San Diegan’s rejoice with move to red tier, but it’s not enough

Written by Destiny Garcia

The long-awaited shift to the red tier in San Diego County has brought joy to business owners and residents alike. Being in the red tier has allowed many businesses to reopen and brings back indoor dining.

For many San Diegans, the even more exciting news is that outdoor events, such as the Padres baseball
games, can host in-person spectators once again, though at a limited amount.

While in the purple tier, restaurants were only allowed to offer takeout and outdoor dining.  Also, stadiums and large venues were not permitted to have any spectators.

Moving to the red tier has already provided a much-needed boost in revenue to struggling businesses, however, it still isn’t enough.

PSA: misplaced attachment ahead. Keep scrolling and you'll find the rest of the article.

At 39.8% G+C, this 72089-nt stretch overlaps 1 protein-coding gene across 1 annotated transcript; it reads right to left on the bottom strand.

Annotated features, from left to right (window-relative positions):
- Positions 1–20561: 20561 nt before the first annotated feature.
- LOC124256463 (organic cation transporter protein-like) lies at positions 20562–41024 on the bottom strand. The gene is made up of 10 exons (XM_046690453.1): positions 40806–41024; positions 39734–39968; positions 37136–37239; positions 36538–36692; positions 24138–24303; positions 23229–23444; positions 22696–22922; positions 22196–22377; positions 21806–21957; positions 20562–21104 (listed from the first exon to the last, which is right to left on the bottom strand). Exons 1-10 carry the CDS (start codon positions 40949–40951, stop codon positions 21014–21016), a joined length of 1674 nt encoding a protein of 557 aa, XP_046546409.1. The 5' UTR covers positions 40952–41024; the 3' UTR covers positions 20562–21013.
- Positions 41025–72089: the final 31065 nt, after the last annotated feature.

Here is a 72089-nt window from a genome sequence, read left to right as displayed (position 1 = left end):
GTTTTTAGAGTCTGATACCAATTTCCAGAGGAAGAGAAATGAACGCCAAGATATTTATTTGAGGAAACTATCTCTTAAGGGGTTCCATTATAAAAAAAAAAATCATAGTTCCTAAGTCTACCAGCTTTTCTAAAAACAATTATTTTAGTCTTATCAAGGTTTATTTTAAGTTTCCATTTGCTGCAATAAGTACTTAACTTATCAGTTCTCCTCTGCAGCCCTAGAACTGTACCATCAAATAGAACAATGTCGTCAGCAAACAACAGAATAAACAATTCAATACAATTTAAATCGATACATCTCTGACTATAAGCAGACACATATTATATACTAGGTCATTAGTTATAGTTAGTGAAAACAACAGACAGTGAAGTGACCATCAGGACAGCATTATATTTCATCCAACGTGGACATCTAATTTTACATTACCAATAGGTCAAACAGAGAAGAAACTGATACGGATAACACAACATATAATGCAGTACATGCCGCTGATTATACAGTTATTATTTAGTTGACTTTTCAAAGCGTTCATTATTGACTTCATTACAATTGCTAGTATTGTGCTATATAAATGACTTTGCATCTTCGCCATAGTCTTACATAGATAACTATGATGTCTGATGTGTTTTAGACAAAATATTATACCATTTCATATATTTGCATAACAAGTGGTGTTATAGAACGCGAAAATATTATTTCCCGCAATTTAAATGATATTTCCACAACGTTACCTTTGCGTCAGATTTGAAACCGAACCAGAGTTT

Under red tier regulations, movie theaters and indoor dining venues are allowed to operate at 25% of their capacity or under 100 people (whichever is less), museums and zoos are allowed to operate at 25% capacity, and gyms can only operate at 10% capacity.

Other states are pushing forward on reopening and allowing their economies to recover, but California is moving at a snail’s pace, and more businesses are being financially ruined as a result.

Attorney Michael Curran speaks for over 800 businesses in arguing that it is not the government’s
place to manage how businesses are run. A large number of these businesses remained open even through purple tier as a peaceful protest. He argues that these businesses have been open for a while and there have not been any COVID-19 outbreaks as a result, which draws the conclusion that businesses being open is not a significant factor regarding the spread of the virus.